May 14, 2019

Did you know the CU Anschutz Medical Campus has the longest-running transplant program in the country? It has literally given life to thousands of patients, trained generations of surgeons and brought new and innovative techniques and therapies to clinical use.

Chancellor Don Elliman kicked off the second of the 2019 Transforming Health Care lecture series, “Giving Life and Health: The Impact of Altruism on Colorado’s Organ Transplant Community.” About 80 people attended the session in Krugman Conference Hall on May 7. Guests heard from renowned doctors and panelists, including Richard Schulick, MD, director of the CU Cancer Center, Elizabeth Pomfret, MD, PhD, chief of transplant surgery, and Amrut Ambardekar, MD, director of cardiac transplantation, Department of Medicine.

First-ever liver transplant

Dr. Schulick began with highlighting the history of transplantation. In fact, the first liver transplantation took place at the University of Colorado in 1963 by Dr. Tom Starzl.

Dr. Pomfret provided facts about liver and kidney transplantation. There are nearly 94,845 patients on the kidney transplant waiting list and the survival rate for transplant patients is higher with a living donor rather than a deceased donor. Pomfret then introduced the inspiring Molly Conneen, who altruistically donated her kidney to a stranger in need. Conneen’s decision to donate her kidney sparked a chain that involved five different centers across four states.

“If I can live with just one kidney, why wouldn’t I share my spare with someone else to improve their quality of life?” Conneen said. “If my one kidney could set off a series of donations across the country, that is the best return on investment I could make.”

‘Someone was at an even higher risk of dying’

Dr. Pomfret then introduced two women, Judi Altman, who needed a liver transplant, and Carissa Vinovskis, an employee at Children’s Hospital Colorado, who donated the right lobe of her liver to Altman, who she did not know before the surgery. Altman was so grateful “to know that someone so young and someone willing to sacrifice her life for me really took me by surprise.”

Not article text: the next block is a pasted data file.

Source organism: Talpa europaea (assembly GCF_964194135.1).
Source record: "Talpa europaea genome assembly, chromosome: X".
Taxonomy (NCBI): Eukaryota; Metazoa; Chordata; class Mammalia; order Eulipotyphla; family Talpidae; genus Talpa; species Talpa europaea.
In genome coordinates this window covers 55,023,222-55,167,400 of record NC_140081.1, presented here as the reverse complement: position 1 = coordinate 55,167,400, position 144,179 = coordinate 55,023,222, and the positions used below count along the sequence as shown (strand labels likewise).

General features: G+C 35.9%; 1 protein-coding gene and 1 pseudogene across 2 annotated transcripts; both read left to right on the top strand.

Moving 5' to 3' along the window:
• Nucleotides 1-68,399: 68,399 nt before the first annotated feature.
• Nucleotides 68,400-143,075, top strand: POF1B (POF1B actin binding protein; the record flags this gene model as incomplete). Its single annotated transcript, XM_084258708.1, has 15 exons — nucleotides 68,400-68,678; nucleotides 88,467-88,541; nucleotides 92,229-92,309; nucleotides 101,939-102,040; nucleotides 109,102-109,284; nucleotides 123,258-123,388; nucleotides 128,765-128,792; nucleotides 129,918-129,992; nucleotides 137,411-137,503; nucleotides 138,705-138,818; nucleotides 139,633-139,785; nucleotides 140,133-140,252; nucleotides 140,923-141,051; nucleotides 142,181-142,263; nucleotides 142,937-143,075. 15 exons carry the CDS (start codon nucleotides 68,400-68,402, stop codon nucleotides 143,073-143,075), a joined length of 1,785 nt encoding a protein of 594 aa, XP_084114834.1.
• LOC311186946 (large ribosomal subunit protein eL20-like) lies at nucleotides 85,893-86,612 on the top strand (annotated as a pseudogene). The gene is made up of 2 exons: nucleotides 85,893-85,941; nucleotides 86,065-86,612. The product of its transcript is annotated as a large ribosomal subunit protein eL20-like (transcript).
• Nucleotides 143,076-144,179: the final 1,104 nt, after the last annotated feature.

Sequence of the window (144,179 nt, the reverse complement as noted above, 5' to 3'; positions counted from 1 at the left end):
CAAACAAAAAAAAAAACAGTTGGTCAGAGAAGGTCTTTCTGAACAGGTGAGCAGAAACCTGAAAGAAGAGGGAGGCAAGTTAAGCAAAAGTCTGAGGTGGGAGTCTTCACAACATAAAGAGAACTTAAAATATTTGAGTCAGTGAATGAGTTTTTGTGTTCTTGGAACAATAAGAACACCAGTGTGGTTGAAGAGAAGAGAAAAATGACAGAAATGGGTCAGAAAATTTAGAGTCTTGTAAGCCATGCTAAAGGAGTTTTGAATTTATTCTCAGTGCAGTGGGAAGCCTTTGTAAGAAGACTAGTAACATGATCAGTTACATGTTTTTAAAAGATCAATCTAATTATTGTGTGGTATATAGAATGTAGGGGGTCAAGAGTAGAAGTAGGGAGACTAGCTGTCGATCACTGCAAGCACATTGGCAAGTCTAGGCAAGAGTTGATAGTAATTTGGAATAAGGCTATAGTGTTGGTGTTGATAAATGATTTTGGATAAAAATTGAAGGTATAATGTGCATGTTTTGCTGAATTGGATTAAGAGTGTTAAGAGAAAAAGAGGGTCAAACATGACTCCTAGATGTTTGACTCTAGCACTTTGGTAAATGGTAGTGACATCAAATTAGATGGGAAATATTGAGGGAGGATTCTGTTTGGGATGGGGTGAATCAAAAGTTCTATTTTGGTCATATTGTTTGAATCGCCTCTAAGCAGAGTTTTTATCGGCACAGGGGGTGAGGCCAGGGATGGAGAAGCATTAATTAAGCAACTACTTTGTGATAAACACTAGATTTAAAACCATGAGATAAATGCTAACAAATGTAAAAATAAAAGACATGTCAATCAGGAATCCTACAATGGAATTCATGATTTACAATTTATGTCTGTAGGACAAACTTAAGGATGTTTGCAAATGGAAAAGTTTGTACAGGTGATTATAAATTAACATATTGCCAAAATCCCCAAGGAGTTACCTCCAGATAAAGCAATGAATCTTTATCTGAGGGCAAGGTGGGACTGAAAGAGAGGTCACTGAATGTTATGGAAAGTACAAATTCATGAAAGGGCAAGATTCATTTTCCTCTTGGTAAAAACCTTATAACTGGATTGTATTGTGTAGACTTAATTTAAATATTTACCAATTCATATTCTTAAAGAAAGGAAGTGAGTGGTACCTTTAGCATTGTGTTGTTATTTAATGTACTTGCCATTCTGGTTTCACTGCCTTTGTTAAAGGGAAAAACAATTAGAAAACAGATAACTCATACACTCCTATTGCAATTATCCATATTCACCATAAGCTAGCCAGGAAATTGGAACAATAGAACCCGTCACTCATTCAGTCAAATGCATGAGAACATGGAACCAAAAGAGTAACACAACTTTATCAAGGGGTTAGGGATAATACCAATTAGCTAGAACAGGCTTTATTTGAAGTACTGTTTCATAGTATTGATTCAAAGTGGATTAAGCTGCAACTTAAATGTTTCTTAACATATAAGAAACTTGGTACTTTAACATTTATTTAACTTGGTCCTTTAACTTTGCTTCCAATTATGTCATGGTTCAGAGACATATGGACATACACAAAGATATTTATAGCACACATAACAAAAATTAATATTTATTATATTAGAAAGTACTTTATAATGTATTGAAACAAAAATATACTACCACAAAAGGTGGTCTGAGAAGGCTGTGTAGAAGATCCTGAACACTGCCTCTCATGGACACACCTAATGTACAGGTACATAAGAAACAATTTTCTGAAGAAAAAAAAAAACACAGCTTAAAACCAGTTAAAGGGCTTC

Vinovskis never hesitated. “Whereas there was a risk for me to go through that surgery, I knew that somebody, somewhere in the world was at an even higher risk of dying than I was, and he or she needed a liver, and I had one.”

Vinovskis even joked, “I would do it again in a heartbeat, but it’s a one-and-done thing, or so I’m told!”

A new heart

Amrut Ambardekar, MD, discussed heart transplantation and the huge supply-demand mismatch. He introduced an extraordinary woman, Christine Befort, who was a healthy middle-aged woman who suffered a heart attack from a rare coronary dissection, which is caused by a tear in the artery that created a large clot formation. She underwent emergency bypass surgery and was transferred to University of Colorado Hospital where she received a left ventricular assist device, which is an artificial heart pump, while she awaited a heart transplant.

She finally received a phone call in the middle of the night announcing that they had a heart transplant for her. Recovery was successful and she was able to go back to her normal life. Befort “gives all the gratitude and all the good wishes back to the university” because everyone she worked with was “outstanding.” She even donated her own heart to the Colorado Center for Personalized Medicine’s Biobank for research purposes.

It’s easy to see the generosity of Coloradans, after hearing from so many inspiring examples of altruistic organ donation.

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